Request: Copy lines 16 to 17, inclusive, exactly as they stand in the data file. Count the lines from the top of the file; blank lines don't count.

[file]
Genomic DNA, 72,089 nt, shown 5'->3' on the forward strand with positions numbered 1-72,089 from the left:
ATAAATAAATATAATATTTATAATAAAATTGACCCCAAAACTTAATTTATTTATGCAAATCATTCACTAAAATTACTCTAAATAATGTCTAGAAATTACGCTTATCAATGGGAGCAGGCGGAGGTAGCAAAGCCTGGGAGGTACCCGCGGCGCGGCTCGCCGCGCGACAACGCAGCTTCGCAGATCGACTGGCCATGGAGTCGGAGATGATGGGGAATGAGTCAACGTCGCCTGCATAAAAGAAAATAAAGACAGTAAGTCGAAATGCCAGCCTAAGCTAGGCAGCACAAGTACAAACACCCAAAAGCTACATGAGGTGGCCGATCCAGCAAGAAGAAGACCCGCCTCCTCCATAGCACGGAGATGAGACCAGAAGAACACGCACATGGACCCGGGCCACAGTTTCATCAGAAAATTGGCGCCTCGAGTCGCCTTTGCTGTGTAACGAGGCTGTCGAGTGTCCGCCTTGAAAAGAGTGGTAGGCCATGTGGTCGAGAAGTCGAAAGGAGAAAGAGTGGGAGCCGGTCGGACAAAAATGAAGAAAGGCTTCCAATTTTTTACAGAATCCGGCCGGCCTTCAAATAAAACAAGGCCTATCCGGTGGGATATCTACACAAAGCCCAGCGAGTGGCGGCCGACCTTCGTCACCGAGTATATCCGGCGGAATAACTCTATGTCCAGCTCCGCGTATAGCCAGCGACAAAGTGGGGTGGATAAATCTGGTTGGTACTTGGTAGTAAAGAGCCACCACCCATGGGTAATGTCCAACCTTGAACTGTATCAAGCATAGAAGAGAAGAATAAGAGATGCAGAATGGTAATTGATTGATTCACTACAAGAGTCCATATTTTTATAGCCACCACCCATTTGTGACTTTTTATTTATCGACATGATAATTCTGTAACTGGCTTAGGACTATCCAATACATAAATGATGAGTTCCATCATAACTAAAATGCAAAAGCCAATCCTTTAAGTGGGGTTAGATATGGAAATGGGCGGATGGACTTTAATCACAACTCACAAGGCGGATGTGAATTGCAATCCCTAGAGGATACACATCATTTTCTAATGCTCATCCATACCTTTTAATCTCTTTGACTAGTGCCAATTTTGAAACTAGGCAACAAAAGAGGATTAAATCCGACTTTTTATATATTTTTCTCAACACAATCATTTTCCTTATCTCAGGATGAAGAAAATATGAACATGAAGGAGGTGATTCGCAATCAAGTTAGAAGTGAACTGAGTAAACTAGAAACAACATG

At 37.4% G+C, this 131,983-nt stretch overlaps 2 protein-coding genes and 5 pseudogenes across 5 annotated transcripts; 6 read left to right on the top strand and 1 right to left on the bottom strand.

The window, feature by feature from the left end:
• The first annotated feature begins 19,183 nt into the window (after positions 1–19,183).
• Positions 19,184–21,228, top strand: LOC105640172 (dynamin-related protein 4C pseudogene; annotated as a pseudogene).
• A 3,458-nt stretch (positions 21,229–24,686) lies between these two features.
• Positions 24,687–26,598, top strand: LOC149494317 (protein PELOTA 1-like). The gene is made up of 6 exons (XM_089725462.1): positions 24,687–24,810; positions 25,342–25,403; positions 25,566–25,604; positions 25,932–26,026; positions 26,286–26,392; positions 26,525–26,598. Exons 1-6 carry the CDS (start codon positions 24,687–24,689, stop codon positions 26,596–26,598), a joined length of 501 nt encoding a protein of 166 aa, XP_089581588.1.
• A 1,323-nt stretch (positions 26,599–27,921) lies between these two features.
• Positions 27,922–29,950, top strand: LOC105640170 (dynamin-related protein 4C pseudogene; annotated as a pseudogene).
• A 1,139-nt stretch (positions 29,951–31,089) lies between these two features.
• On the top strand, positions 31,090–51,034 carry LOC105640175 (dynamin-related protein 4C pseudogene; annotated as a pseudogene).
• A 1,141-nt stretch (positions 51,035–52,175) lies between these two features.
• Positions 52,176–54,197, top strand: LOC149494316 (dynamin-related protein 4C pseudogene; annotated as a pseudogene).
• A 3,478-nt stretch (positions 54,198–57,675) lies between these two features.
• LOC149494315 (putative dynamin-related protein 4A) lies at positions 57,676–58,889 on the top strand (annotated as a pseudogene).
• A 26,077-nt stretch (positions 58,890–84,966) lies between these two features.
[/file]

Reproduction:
• LOC149494315 (putative dynamin-related protein 4A) lies at positions 57,676–58,889 on the top strand (annotated as a pseudogene).
• A 26,077-nt stretch (positions 58,890–84,966) lies between these two features.